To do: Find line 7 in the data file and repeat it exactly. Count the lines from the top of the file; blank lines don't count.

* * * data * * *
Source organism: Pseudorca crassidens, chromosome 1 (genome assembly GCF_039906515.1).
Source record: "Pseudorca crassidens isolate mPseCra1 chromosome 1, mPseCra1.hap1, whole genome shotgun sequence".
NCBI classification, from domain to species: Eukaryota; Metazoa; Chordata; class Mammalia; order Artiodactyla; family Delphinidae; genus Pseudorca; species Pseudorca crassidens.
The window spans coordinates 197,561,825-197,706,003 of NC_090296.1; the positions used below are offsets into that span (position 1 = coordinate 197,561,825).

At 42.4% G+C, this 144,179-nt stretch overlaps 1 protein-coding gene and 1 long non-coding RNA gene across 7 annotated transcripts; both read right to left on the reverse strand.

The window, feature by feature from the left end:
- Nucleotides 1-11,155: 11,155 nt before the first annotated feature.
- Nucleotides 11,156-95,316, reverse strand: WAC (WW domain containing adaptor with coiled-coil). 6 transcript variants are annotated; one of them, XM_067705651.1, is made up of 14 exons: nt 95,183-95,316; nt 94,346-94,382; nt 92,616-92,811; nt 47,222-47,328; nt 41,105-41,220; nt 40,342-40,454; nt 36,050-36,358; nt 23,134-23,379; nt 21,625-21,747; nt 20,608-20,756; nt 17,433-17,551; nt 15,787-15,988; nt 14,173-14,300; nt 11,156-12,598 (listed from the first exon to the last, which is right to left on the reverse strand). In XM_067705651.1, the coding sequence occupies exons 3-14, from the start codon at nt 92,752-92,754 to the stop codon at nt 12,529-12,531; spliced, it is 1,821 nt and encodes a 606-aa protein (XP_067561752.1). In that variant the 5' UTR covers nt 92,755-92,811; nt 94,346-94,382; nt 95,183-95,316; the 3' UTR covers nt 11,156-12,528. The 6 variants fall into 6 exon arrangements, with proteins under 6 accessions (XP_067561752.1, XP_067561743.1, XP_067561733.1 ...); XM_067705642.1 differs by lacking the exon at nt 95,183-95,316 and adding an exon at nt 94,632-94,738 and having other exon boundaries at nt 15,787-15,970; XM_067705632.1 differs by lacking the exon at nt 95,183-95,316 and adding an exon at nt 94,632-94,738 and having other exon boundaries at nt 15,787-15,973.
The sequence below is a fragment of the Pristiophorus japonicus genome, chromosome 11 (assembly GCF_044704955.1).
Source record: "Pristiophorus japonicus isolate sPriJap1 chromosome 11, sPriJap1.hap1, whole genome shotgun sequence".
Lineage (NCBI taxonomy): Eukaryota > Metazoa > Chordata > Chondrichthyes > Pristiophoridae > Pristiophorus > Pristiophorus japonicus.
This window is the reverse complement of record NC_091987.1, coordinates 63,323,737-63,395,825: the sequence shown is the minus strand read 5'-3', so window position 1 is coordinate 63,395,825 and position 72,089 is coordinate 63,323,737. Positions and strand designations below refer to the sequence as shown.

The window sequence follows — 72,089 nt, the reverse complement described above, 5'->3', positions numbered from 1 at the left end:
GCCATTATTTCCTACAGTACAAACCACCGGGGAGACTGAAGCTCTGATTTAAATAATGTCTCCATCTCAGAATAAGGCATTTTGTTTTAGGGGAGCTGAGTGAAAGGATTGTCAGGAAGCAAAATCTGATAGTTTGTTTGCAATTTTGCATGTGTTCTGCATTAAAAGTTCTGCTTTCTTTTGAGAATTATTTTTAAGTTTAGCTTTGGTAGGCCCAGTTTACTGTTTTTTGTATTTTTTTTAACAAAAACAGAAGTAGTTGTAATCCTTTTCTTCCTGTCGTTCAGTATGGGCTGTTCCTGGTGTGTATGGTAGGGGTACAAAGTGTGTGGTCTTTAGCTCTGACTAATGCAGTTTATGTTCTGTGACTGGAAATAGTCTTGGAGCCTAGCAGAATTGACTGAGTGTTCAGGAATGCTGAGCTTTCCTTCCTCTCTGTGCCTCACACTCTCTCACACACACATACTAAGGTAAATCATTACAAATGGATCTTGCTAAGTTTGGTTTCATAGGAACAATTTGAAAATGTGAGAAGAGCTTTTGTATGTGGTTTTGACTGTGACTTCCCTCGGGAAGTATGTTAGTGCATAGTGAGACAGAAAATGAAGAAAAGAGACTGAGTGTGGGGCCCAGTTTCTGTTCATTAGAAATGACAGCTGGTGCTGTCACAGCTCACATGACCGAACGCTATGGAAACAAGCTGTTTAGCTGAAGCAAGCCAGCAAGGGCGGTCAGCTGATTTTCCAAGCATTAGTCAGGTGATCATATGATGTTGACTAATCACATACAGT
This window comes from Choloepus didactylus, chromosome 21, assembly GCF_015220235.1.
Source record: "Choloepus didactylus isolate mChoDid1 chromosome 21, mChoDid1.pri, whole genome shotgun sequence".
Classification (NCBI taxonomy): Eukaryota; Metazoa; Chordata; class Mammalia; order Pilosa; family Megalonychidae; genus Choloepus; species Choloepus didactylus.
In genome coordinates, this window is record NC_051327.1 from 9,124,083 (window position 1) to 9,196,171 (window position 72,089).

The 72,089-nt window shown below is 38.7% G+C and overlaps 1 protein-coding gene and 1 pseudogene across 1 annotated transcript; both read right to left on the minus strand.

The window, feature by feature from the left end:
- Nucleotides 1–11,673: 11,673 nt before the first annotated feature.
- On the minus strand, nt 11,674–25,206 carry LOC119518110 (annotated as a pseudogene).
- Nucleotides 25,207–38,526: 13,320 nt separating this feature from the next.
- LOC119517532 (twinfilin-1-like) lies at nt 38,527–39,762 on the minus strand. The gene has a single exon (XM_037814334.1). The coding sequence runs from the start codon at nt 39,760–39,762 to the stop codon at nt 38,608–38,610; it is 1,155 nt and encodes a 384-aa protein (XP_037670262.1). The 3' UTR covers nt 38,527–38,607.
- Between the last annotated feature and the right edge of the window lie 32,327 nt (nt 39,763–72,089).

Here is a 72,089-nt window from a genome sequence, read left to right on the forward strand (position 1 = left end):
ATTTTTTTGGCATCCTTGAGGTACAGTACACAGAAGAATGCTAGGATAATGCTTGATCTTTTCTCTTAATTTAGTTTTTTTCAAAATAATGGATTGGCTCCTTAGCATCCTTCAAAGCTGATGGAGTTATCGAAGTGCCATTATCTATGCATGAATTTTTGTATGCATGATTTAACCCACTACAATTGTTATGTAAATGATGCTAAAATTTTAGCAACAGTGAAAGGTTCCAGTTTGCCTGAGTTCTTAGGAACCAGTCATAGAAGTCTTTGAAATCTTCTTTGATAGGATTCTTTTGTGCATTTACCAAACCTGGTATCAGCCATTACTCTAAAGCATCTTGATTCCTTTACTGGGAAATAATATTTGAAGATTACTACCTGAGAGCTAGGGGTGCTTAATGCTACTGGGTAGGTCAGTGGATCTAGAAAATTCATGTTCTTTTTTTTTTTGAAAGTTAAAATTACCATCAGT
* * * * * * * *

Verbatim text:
- Nucleotides 1-11,155: 11,155 nt before the first annotated feature.